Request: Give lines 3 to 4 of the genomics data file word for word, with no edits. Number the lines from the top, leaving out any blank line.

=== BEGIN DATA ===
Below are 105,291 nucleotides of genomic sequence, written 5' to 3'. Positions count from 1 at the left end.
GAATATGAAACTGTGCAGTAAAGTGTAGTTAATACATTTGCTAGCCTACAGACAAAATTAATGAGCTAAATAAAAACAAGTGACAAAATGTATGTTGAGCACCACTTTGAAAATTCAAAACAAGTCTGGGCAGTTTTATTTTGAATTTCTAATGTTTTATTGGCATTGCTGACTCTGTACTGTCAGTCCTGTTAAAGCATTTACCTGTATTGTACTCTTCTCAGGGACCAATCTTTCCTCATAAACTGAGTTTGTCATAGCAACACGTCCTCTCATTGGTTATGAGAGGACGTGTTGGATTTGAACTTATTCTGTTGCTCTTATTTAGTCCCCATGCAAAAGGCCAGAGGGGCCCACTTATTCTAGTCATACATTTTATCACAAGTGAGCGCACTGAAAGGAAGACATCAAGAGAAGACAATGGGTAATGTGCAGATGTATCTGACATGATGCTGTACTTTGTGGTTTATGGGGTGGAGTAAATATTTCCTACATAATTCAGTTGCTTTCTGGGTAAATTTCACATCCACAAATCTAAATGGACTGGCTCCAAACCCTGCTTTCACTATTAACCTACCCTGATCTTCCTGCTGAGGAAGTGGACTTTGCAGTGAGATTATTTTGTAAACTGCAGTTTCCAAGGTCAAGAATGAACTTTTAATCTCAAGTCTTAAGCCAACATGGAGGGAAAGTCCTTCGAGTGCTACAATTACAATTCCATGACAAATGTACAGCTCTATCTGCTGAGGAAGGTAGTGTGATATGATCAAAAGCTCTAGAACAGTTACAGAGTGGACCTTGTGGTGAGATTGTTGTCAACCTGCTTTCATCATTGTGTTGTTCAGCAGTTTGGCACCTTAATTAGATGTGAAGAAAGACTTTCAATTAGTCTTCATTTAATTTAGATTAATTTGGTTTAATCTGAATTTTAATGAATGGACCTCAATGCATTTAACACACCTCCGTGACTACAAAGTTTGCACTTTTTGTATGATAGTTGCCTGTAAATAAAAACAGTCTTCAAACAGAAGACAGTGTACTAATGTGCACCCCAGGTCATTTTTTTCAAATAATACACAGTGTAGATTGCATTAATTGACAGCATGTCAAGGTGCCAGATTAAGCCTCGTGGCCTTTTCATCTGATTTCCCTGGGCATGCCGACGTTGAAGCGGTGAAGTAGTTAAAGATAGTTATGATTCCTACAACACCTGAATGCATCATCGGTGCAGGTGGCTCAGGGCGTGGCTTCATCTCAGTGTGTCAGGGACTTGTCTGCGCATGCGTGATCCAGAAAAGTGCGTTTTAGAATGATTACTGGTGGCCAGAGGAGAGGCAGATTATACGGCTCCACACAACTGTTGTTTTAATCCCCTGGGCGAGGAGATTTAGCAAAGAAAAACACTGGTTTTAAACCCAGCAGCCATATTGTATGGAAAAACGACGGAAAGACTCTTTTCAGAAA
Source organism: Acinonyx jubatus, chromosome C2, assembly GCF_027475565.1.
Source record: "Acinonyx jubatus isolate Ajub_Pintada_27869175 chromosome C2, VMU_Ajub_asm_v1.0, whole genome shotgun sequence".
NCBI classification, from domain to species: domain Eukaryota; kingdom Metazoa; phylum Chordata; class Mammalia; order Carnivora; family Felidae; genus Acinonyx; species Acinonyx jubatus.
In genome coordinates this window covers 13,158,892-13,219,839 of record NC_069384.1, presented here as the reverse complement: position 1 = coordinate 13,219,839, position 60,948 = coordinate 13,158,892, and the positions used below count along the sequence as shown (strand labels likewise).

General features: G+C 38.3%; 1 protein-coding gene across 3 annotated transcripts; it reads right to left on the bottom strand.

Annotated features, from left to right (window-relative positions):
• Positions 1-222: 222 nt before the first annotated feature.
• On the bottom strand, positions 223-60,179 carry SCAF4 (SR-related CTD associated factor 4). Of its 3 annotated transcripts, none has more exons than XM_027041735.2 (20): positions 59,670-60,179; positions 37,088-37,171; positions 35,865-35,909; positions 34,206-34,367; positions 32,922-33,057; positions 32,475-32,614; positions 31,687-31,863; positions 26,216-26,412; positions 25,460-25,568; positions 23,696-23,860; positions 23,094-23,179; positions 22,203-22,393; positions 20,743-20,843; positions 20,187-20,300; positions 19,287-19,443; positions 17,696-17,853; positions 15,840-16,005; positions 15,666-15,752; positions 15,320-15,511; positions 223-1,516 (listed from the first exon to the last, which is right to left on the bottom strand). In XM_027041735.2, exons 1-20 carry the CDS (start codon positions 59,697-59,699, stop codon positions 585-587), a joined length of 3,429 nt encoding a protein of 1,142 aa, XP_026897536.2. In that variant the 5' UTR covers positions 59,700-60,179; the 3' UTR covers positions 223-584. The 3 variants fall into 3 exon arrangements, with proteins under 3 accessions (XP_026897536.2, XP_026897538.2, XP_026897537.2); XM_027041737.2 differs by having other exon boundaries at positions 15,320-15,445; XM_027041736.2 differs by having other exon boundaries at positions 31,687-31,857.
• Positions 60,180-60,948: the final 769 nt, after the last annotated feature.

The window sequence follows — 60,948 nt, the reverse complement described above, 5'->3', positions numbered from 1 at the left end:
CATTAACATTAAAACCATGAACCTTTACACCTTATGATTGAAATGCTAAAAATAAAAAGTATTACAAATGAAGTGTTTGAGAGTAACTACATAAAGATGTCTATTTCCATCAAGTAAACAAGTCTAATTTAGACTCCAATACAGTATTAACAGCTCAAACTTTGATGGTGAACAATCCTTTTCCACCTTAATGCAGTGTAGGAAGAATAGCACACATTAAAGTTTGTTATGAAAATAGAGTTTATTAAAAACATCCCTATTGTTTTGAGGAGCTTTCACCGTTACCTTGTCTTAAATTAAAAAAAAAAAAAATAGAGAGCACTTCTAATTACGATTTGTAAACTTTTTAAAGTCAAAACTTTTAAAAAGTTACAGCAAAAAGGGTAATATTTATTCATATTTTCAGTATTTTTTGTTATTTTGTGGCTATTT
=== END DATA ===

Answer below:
Source organism: Acinonyx jubatus, chromosome C2, assembly GCF_027475565.1.
Source record: "Acinonyx jubatus isolate Ajub_Pintada_27869175 chromosome C2, VMU_Ajub_asm_v1.0, whole genome shotgun sequence".